Symmetry in language is transitory since the repeated changes violate it incessantly, being at the same time an ideal because each balance violation is followed by an effort at its renewal, though admittedly upon a different level, in accordance with the conditions and requirements of actual communication needs. Spontaneous metaphors that arise under the pressure of a necessity to say something new about something familiar or to say about a new phenomenon something that enables its integration into the framework of available experience, do astound in the first phase, in the phase of symmetry violation, but later, in the subsequent phase of the renewal of symmetry upon a different level cease to be surprising and gradually become assimilated to literal speech.

The violation of symmetry and uniformity through metaphor is an aberration in the direction of creativity; the latter cannot be squeezed into conventional, aprioristic schemes, at the same time being unable to completely ignore them.

As an objective prerequisite of the existence of individual creativity is the existence of a great, theoretically infinite number of links between referents and signs and consequently an inexhaustible number of possible combinations. In the course of a process of motivated nomination only some of these links or associations become fixed to the sign, marking thus the limit of individual creativity. The complexity of circumstances implies the impossibility of predicting in advance which associations will be selected. However, it is a posteriori clear that they could have been chosen and employed. In other words, creativity may be unpredictable without being unintelligible.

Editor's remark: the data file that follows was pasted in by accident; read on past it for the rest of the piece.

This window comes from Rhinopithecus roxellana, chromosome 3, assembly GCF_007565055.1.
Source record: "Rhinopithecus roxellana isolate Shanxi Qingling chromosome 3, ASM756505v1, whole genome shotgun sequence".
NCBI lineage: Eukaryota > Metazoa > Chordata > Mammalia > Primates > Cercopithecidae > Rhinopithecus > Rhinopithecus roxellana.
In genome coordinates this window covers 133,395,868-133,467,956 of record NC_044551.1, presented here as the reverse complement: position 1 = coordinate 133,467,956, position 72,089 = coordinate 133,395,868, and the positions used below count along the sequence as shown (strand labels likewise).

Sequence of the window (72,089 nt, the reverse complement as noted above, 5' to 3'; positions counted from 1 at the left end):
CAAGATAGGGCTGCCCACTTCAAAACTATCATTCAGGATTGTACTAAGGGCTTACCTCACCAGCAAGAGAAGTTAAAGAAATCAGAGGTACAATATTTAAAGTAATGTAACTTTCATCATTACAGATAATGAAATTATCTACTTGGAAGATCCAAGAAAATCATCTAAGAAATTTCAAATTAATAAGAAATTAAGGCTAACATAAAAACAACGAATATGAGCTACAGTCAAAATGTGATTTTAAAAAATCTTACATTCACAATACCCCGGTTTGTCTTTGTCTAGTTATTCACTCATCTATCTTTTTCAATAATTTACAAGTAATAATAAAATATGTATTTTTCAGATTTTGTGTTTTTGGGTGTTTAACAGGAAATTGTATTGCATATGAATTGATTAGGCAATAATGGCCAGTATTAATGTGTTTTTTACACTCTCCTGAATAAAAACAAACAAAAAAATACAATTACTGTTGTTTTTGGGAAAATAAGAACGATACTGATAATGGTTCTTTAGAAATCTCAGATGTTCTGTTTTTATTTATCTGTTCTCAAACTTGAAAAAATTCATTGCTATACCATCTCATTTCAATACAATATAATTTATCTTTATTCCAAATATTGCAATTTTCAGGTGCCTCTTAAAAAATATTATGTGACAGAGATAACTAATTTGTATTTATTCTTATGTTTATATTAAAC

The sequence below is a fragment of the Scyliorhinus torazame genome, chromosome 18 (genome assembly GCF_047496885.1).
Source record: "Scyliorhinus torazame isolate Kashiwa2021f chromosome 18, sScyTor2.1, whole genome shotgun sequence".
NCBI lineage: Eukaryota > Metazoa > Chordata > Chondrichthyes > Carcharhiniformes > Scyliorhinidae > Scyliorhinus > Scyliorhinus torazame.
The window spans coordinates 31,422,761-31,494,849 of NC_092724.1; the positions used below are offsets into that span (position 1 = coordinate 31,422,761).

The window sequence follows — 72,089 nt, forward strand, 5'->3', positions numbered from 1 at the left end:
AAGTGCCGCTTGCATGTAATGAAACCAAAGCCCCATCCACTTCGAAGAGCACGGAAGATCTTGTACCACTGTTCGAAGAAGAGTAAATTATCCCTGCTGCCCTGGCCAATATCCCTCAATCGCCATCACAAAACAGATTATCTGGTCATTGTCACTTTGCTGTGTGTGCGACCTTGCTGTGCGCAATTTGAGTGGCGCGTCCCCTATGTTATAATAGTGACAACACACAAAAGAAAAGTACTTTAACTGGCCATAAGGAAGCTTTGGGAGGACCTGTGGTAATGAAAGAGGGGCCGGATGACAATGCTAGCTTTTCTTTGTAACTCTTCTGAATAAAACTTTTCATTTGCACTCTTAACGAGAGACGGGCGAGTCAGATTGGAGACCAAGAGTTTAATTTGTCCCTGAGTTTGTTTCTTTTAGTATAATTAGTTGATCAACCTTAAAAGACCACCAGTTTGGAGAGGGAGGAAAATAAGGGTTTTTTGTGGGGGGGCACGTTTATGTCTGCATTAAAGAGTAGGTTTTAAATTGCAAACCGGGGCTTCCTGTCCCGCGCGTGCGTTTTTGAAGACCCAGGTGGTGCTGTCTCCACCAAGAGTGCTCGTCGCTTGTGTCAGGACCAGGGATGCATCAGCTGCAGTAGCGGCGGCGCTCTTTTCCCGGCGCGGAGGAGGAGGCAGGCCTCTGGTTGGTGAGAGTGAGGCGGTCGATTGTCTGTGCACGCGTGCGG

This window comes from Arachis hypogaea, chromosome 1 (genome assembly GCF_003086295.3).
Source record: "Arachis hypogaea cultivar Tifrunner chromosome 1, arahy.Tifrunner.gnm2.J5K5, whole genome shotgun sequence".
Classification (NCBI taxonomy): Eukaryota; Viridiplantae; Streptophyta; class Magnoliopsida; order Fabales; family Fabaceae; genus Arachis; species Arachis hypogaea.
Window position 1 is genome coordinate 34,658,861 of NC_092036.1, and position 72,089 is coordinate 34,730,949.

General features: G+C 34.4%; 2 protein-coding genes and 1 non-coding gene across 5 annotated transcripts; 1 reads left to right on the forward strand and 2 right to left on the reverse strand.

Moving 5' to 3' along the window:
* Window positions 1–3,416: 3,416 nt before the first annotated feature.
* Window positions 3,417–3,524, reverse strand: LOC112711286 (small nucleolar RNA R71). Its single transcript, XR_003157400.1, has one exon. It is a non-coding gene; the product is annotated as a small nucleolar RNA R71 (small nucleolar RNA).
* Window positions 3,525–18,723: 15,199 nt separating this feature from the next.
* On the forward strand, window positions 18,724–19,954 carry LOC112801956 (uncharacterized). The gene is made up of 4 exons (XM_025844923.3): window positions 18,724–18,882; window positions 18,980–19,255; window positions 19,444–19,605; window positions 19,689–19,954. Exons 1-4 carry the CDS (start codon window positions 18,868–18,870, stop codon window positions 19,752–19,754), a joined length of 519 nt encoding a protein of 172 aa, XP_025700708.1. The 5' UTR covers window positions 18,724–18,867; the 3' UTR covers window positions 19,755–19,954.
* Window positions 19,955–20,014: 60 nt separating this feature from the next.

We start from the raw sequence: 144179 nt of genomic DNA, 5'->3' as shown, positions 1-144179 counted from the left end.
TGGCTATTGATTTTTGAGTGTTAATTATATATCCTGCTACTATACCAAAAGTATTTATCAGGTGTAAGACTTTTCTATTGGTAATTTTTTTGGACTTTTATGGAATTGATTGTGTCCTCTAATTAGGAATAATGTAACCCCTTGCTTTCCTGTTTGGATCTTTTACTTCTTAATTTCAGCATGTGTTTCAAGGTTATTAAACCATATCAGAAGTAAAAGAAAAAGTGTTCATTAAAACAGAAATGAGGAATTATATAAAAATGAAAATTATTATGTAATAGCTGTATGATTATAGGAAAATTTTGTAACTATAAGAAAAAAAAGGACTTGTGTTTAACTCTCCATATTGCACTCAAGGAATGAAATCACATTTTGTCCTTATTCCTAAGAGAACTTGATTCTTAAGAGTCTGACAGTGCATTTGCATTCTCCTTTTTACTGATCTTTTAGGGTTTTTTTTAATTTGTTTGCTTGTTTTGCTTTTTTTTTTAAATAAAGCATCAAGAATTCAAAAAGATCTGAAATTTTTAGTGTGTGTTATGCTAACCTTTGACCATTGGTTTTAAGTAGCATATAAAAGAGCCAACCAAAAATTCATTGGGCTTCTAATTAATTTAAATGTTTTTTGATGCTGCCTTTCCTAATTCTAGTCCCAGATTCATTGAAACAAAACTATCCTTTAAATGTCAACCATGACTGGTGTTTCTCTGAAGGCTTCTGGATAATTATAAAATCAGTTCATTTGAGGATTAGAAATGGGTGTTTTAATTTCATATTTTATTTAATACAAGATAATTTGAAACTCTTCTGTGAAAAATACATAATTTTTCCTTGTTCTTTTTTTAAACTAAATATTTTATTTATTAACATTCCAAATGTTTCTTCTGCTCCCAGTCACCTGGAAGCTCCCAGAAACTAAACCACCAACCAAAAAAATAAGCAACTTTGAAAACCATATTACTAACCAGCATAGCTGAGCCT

References
Aristote1es. 1964. Poetika (Czech translation). Prague, Orbis.

Batoroev, K. B. 1981. Analogii i modeli v poznanii. Novosibirsk, Nauka.

Connor, K. - Kogan, N. 1980. Topic-Vehicle Relations in Metaphor: The Issue of Asymmetry. In: Honeck , R. P. - Hoffman, R. R. (Eds.): Cognition and Figurative Language. Hillsdale, N. J., Lawrence Erlbaum Ass.: 283-310.

Cherkasova Y. T. 1968. Opyt lingvisticheskoi interpretatsii tropov. Voprosy yazykoznaniya, No. 2: 28-38.

Kuhn T. S. 1979. Metaphor in Science. In: Ortony, A. (Ed.): Metaphor and Thought. London, Cambridge University Press: 409-414.

Pollio, H. R. - Smith, M. K. 1980. Metaphoric Competence and Complex Human Problem Solving. In: Honeck, R. P. - Hoffman, R. R. (Eds.): Cognition and Figurative Language. Hillsdale, N. J., Lawrence Erlbaum Ass. : 365-392.

Soroko, E. M.1984. Strukturnaia garmonia sistem. Minsk, Nauka i tekhnika.

Zhol, K. K.1984. Mysl, slovo, metafora. Kiev, Naukova dumka.
Creativity in communication as a compromise
The words create, creation, and creativity as such suggest an idea of creating something out of nothing but such creativity is supernatural. Human beings are incapable of such activity because they are part of creation themselves. An absolute creative capacity could perhaps have a disruptive effect upon the order of the world because all or rather any laws could be invalidated at any time and at any time be replaced by new rules, which would result in chaos.